Regulation (EC) No 1272/2008 on Classification, Labelling and Packaging of substances and mixtures (CLP Regulation) entered into force on 20 January 2009 in the European Union, putting into practice the Globally Harmonised System (GHS) for the classification and labelling of chemicals.
The new rules on classification and labelling apply at the latest from 1 December 2010 for substances and from 1 June 2015 for mixtures (at present: preparations). Products manufactured before those dates can be sold for two further years.
The above-mentioned Regulation also brings changes regarding classification criteria, hazard statements, precautionary statements and hazard symbols. As compared with the formerly applicable Dangerous Preparations Directive (1999/45/EC) the CLP Regulation relies on much lower limits in the calculation of hazardous properties, inter alia for classification as corrosive or irritant to skin or eyes. The use of the calculation method results in the classification "corrosive to eyes" for consumer products which are currently not classified as dangerous, such as e.g. manual dishwashing products.
But appropriate labelling is a prerequisite for the best possible medical advice and treatment in cases of suspected poisoning. A labelling method, which heavily overemphasizes existing hazards, cannot make the basis for medical treatment as is really necessary. This increases the indirect risk of damage to human health and causes avoidable higher costs for the health care sector.
The "expert judgement" in the CLP Regulation will be an important instrument in efforts to arrive at adequate classifications which lead to an appropriate labelling of substances and mixtures. Experts can resort inter alia to data from accident databases, epidemiological and clinical studies, and well-documented case reports and observations (see Annex I no. 220.127.116.11 to the CLP Regulation).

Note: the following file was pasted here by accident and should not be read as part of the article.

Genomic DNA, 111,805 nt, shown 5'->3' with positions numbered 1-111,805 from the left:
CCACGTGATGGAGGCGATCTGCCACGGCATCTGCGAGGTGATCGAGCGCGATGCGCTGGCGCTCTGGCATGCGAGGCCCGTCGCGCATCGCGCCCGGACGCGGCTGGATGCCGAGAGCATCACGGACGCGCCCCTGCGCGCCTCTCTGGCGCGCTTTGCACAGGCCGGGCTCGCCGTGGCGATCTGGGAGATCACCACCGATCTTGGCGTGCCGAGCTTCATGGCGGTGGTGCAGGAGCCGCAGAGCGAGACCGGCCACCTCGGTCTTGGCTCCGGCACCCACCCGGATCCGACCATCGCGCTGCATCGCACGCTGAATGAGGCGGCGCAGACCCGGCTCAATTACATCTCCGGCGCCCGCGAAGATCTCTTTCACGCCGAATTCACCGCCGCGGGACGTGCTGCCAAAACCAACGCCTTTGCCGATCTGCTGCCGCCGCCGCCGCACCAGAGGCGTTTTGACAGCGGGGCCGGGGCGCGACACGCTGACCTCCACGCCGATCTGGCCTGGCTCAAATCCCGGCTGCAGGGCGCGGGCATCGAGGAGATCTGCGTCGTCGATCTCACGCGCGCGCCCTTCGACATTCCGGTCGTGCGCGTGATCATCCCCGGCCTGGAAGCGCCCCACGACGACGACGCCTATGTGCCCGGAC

Against the backdrop of such far-reaching regulatory change in Europe, the Society of Clinical Toxicology (GfKT) with its 9 networked poisons information centres in Germany, the Austrian Poisons Information Centre in Vienna and the Swiss Toxicological Information Centre in Zurich started on 1 October 2008 the MAGAM Study, in order to analyse human toxicological data from the past 10 years - as regards corrosive eye exposures to selected domestic products. This is a multi-national, retrospective analysis of data from poisons information centres on corrosive eye lesions caused by solid machine dishwashing products and other detergents, cleaning and maintenance products:
Multinationale, retrospektive Analyse von Daten der Giftinformationszentren zur Frage korrosiver Augenläsionen durch feste Maschinengeschirrspülmittel und andere Wasch-, Pflege- und Reinigungsmittel (MAGAM)
Here a short overview of the study (in German language): MAGAM Studie
Funding of the study is contributed by Industrieverband Körperpflege- und Waschmittel e.V. (IKW, the German Cosmetic, Toiletry, Perfumery and Detergent Association).
Meanwhile part 1 of the study is completed. 1.8 million human exposures in the years 1998 to 2007 from all 11 poisons information centres were analysed – in respect of eye exposures to 6 product subgroups of detergents, cleaning and maintenance products. A poster with results from part 1 was presented at the XXIX International Congress of the European Association of Poisons Centres and Clinical Toxicologists, 12/15 May 2009 in Stockholm, Sweden: POSTER [Abstract in: Clin Toxicol 2009;47(5):477].
In part 2 of the study over 2,200 cases of human eye exposure were compiled and quality assessed by early July 2009 in the new harmonised case database of GfKT. These cases are currently being analysed.
First results concerning the product group SOLID AUTOMATIC DISHWASHING PRODUCTS were presented as an oral presentation at the XXX International Congress of the European Association of Poisons Centres and Clinical Toxicologists, 11-14 May 2010, Bordeaux, France: PRESENTATION [EN] [Abstract in: Clin Toxicol 2010;48(3):245].
MAGAM study group - 12 May 2010